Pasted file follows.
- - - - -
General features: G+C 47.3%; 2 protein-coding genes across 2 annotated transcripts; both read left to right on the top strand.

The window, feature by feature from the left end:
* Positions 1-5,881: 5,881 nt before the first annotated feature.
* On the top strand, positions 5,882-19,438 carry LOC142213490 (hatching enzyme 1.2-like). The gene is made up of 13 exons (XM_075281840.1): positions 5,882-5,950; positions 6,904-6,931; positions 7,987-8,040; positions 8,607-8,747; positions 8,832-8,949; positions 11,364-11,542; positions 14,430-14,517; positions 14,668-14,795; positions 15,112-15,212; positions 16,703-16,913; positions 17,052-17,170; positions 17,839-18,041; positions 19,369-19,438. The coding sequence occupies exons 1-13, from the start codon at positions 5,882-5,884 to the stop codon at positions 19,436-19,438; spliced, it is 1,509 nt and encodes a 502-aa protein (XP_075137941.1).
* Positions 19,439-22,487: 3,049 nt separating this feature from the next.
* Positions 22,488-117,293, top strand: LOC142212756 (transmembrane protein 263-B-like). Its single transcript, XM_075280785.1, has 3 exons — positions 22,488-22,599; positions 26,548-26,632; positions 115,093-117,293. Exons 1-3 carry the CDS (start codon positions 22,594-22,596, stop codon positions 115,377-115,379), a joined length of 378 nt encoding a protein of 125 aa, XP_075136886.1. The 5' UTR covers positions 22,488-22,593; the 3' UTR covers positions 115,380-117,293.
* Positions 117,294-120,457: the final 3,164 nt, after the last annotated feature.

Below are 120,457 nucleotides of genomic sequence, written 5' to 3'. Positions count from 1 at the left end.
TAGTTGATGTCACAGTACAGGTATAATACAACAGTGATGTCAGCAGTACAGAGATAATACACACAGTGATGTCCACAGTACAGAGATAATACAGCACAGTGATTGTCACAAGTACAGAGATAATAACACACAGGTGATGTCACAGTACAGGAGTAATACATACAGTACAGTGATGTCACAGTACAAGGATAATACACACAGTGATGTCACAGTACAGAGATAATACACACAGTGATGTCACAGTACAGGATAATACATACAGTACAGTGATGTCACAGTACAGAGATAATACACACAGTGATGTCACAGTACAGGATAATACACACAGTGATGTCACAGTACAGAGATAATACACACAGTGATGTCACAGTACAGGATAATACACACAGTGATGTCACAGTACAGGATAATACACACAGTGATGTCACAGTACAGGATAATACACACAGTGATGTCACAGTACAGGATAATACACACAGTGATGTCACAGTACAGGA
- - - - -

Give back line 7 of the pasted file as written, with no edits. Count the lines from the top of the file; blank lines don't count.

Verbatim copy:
* Positions 117,294-120,457: the final 3,164 nt, after the last annotated feature.